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Thread: fallow habbits

  1. #1

    fallow habbits

    I've just got some new land about 300acres mixed root crop arable and forestry I had a walk round with owner today and there were slots allover the place I also saw a fallow doe I had being told ther might be fallow in this area as well as roe and possibly muntys my experience is all roe so I've never shot fallow and don't really know there habbits any advice would be great

  2. #2
    Thats my main species I stalk and I have learnt through experience. A good book to read
    is Donald and Norma Chapman on fallow deer. Bought my copy from here:

    CHAPMAN DEER BOOK FALLOW HISTORY DISTRBUTION & BIOLOGY | eBay

    How to sum up fallow in one post, hmm, now you see them now you don't! Don't plan your christmas dinner on a fresh haunch, plan it weeks in advance and freeze as much as you can! Once you get into them they can just dissappear, or become nocturnal! Try to take them out on their 'motorways' as opposed to feeding grounds. They can be quite nomadic. And as with any deer species, expect the unexpected. They may never have been feeding on a particular field EVER and certainly not in the day time, but there they are running off because you didn't spot them!! I am sure lots of other people more experienced on here than me, but a short summary all the same.

    And a last point, they can be very heavy! I had a buck last season weighing 80kg gralloched. Glad I picked well as to where I shot that!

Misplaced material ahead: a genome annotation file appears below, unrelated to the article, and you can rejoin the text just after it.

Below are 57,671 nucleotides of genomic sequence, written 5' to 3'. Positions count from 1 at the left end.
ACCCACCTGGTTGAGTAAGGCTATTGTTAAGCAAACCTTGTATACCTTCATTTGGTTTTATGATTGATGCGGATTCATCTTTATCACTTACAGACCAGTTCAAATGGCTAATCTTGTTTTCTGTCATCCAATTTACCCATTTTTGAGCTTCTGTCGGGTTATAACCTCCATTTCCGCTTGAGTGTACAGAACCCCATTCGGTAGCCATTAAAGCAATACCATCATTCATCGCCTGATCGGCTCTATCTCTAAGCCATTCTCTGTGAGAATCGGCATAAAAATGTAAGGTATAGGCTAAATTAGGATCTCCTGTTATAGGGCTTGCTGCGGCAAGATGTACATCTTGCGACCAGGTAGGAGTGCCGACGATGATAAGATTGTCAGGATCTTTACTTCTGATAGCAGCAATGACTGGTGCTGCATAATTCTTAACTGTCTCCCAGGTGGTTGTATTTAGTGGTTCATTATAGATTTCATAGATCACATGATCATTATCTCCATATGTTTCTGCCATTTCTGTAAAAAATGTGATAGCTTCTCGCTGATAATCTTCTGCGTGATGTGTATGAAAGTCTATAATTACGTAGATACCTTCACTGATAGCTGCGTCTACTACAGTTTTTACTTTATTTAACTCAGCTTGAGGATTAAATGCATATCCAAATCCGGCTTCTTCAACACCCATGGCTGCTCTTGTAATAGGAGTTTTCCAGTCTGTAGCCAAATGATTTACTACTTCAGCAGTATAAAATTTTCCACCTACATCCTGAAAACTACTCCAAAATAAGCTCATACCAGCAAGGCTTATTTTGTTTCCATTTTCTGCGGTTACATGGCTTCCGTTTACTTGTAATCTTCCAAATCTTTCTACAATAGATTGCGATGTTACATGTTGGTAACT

All the best and have fun!
    Last edited by stalker.308; 21-09-2011 at 19:16.

  3. #3
    thanks for that ill do some readingup I'm thinking of buying a stalkers mate folding gambrel and pully set but I don't want to tempt fate

  4. #4
    Hi mate,
    the biggest difference you will find between roe and fallow is that fallow are transient and on only 300 acres, they will be here today and gone tomorrow. A lot does depend on the pressure they receive in the area. Stalking techniques are basically the same as with roe, with high seats being a very effective method. Fallow are quick to work things out if you shoot too often. You will find they will be in herds both small and large, with a matriach doe as their leader. They do break up into seperate sex herds at certain times of the year, with the bigger bucks showing up in the rut. The best advice that I could give is if the fallow deer in your area can be seen to feed out in the open mid-morning and are quite content to walk at a steady pace across open ground & their reaction to vehicles is steady, then they have not received much pressure. If, on the other hand, you observe the opposite then it would be quite obvious that they have had a lot of shooting pressure, which will make your cull more difficult.

    One of the biggest problems you will face when culling fallow is, rarely are they on their own as with roe or muntjac, so the point I am trying to make is if 6 deer come out of the wood and you shoot one, you educate 5. Times that by the shooting pressure in your area and you will understand why fallow, in certain areas of the country, can prove a difficult quarry.

    As for any form of cull plan, working on only 300 acres you are wasting your time unless you can get your neighbours to 'play ball' and the cull plan is drawn up between you. If that's not the case, each and every deer you shoot will be your decision.

  5. #5